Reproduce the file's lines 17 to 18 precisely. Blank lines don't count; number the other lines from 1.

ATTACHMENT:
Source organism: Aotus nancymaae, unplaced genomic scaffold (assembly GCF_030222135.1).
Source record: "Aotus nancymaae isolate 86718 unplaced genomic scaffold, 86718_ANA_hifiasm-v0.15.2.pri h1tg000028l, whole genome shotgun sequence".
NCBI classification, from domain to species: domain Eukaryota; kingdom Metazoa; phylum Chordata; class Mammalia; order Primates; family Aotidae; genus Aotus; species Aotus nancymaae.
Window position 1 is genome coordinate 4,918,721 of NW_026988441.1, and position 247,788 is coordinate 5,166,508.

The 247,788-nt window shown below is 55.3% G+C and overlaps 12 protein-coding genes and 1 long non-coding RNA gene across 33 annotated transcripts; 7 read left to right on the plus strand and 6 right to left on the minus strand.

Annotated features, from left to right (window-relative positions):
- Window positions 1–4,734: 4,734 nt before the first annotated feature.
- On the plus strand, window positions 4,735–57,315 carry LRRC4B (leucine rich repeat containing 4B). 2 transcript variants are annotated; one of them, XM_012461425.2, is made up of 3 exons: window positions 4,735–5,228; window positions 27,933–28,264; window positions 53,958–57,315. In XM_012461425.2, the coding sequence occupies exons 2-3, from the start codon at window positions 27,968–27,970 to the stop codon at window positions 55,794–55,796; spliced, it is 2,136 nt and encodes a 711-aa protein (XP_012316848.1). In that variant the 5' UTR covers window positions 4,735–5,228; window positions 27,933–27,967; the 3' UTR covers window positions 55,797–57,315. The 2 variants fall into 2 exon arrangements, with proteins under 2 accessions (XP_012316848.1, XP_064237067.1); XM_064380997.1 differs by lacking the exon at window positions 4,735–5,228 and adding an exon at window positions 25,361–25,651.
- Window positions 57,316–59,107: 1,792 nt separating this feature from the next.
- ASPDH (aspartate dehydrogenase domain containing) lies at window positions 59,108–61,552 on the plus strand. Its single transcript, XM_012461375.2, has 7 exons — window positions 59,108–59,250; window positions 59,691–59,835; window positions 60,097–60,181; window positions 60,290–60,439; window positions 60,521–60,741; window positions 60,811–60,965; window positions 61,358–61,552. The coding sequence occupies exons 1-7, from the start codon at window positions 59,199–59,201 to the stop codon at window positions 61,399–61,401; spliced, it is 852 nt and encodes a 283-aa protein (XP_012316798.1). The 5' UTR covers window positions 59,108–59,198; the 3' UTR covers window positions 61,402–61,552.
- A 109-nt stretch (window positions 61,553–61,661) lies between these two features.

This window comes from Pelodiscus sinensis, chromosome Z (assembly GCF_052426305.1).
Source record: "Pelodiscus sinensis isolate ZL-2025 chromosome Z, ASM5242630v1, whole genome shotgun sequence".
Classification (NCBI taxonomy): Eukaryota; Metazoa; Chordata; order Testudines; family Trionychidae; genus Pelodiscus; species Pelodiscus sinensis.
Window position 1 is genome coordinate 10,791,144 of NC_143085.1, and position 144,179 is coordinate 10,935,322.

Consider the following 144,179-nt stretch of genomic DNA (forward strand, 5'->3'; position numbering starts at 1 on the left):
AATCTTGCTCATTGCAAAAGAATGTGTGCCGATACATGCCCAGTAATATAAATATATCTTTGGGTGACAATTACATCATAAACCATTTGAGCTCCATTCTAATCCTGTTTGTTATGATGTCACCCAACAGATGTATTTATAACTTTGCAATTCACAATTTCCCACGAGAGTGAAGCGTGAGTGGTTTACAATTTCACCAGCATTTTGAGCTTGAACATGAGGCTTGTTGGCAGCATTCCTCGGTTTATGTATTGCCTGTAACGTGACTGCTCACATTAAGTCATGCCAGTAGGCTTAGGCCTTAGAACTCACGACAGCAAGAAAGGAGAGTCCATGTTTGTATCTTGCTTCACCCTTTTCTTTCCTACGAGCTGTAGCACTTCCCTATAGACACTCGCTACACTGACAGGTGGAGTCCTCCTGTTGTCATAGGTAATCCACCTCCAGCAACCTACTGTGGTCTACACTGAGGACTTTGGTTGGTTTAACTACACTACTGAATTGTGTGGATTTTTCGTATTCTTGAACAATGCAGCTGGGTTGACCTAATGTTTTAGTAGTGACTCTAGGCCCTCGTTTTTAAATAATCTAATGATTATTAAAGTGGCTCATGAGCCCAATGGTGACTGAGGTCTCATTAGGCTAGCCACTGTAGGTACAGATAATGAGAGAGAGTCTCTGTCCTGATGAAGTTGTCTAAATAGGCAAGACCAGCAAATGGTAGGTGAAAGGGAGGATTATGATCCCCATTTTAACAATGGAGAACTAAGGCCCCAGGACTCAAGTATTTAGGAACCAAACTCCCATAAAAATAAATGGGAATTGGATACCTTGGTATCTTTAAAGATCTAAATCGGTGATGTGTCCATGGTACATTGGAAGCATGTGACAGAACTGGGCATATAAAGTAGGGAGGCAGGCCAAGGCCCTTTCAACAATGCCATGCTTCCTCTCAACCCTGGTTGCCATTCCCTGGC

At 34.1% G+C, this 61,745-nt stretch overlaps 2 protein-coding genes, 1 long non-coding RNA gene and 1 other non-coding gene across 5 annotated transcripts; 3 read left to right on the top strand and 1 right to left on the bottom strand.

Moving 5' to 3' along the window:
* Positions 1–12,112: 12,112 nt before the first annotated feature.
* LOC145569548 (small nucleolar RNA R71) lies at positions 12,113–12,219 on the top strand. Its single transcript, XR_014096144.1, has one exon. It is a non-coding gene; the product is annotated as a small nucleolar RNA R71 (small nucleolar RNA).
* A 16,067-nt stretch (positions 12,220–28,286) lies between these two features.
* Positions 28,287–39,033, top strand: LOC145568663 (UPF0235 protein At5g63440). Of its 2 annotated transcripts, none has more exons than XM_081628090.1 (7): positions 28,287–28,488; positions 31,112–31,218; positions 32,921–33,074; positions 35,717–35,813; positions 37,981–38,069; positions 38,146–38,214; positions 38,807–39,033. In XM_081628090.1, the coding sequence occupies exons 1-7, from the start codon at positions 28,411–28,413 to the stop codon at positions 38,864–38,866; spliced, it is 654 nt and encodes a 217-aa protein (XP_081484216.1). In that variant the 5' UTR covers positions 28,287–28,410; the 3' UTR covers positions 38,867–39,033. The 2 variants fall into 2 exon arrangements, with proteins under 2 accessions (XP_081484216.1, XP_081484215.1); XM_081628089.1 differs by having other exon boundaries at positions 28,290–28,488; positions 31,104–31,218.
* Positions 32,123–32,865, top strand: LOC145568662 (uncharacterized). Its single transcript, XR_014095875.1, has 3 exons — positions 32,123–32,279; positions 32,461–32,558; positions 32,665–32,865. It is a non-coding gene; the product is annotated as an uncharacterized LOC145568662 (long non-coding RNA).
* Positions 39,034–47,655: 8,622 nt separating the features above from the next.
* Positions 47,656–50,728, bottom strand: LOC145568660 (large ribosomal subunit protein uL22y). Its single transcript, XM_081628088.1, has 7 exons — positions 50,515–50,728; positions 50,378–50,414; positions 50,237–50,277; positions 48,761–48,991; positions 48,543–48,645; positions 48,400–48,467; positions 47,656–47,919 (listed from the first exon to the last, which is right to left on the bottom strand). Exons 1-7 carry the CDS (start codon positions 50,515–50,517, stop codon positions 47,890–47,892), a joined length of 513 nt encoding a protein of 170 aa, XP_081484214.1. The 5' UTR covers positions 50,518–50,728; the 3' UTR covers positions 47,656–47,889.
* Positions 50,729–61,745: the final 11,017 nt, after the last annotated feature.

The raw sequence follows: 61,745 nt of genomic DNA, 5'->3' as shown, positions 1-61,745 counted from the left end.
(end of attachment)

AATCTTGCTCATTGCAAAAGAATGTGTGCCGATACATGCCCAGTAATATAAATATATCTTTGGGTGACAATTACATCATAAACCATTTGAGCTCCATTCTAATCCTGTTTGTTATGATGTCACCCAACAGATGTATTTATAACTTTGCAATTCACAATTTCCCACGAGAGTGAAGCGTGAGTGGTTTACAATTTCACCAGCATTTTGAGCTTGAACATGAGGCTTGTTGGCAGCATTCCTCGGTTTATGTATTGCCTGTAACGTGACTGCTCACATTAAGTCATGCCAGTAGGCTTAGGCCTTAGAACTCACGACAGCAAGAAAGGAGAGTCCATGTTTGTATCTTGCTTCACCCTTTTCTTTCCTACGAGCTGTAGCACTTCCCTATAGACACTCGCTACACTGACAGGTGGAGTCCTCCTGTTGTCATAGGTAATCCACCTCCAGCAACCTACTGTGGTCTACACTGAGGACTTTGGTTGGTTTAACTACACTACTGAATTGTGTGGATTTTTCGTATTCTTGAACAATGCAGCTGGGTTGACCTAATGTTTTAGTAGTGACTCTAGGCCCTCGTTTTTAAATAATCTAATGATTATTAAAGTGGCTCATGAGCCCAATGGTGACTGAGGTCTCATTAGGCTAGCCACTGTAGGTACAGATAATGAGAGAGAGTCTCTGTCCTGATGAAGTTGTCTAAATAGGCAAGACCAGCAAATGGTAGGTGAAAGGGAGGATTATGATCCCCATTTTAACAATGGAGAACTAAGGCCCCAGGACTCAAGTATTTAGGAACCAAACTCCCATAAAAATAAATGGGAATTGGATACCTTGGTATCTTTAAAGATCTAAATCGGTGATGTGTCCATGGTACATTGGAAGCATGTGACAGAACTGGGCATATAAAGTAGGGAGGCAGGCCAAGGCCCTTTCAACAATGCCATGCTTCCTCTCAACCCTGGTTGCCATTCCCTGGC

At 34.1% G+C, this 61,745-nt stretch overlaps 2 protein-coding genes, 1 long non-coding RNA gene and 1 other non-coding gene across 5 annotated transcripts; 3 read left to right on the top strand and 1 right to left on the bottom strand.